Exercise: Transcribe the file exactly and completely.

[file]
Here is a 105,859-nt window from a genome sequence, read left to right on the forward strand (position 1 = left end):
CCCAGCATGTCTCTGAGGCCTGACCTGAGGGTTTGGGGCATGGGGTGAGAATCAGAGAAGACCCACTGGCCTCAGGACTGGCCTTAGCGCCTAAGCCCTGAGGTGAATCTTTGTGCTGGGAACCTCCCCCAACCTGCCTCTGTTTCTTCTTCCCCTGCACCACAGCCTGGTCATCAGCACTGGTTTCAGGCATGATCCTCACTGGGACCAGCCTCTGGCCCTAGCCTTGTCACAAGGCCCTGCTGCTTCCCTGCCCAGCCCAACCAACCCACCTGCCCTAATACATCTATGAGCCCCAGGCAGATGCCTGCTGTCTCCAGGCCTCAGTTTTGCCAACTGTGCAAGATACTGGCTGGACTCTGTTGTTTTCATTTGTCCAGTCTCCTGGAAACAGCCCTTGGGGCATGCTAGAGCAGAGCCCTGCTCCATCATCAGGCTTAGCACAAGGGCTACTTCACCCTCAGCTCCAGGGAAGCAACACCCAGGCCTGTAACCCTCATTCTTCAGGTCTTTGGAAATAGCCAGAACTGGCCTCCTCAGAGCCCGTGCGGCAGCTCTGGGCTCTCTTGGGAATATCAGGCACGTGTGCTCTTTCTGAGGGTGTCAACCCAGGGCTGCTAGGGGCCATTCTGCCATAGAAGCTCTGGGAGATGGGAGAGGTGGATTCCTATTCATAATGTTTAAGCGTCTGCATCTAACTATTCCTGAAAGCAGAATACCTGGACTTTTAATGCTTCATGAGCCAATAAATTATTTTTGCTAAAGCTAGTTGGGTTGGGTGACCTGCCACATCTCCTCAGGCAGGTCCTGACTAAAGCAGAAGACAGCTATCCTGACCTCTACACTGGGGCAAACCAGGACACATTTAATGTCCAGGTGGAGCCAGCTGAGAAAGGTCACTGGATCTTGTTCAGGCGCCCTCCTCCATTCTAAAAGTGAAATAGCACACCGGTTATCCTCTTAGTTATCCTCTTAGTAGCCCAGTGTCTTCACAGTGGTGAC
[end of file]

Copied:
Here is a 105,859-nt window from a genome sequence, read left to right on the forward strand (position 1 = left end):
CCCAGCATGTCTCTGAGGCCTGACCTGAGGGTTTGGGGCATGGGGTGAGAATCAGAGAAGACCCACTGGCCTCAGGACTGGCCTTAGCGCCTAAGCCCTGAGGTGAATCTTTGTGCTGGGAACCTCCCCCAACCTGCCTCTGTTTCTTCTTCCCCTGCACCACAGCCTGGTCATCAGCACTGGTTTCAGGCATGATCCTCACTGGGACCAGCCTCTGGCCCTAGCCTTGTCACAAGGCCCTGCTGCTTCCCTGCCCAGCCCAACCAACCCACCTGCCCTAATACATCTATGAGCCCCAGGCAGATGCCTGCTGTCTCCAGGCCTCAGTTTTGCCAACTGTGCAAGATACTGGCTGGACTCTGTTGTTTTCATTTGTCCAGTCTCCTGGAAACAGCCCTTGGGGCATGCTAGAGCAGAGCCCTGCTCCATCATCAGGCTTAGCACAAGGGCTACTTCACCCTCAGCTCCAGGGAAGCAACACCCAGGCCTGTAACCCTCATTCTTCAGGTCTTTGGAAATAGCCAGAACTGGCCTCCTCAGAGCCCGTGCGGCAGCTCTGGGCTCTCTTGGGAATATCAGGCACGTGTGCTCTTTCTGAGGGTGTCAACCCAGGGCTGCTAGGGGCCATTCTGCCATAGAAGCTCTGGGAGATGGGAGAGGTGGATTCCTATTCATAATGTTTAAGCGTCTGCATCTAACTATTCCTGAAAGCAGAATACCTGGACTTTTAATGCTTCATGAGCCAATAAATTATTTTTGCTAAAGCTAGTTGGGTTGGGTGACCTGCCACATCTCCTCAGGCAGGTCCTGACTAAAGCAGAAGACAGCTATCCTGACCTCTACACTGGGGCAAACCAGGACACATTTAATGTCCAGGTGGAGCCAGCTGAGAAAGGTCACTGGATCTTGTTCAGGCGCCCTCCTCCATTCTAAAAGTGAAATAGCACACCGGTTATCCTCTTAGTTATCCTCTTAGTAGCCCAGTGTCTTCACAGTGGTGAC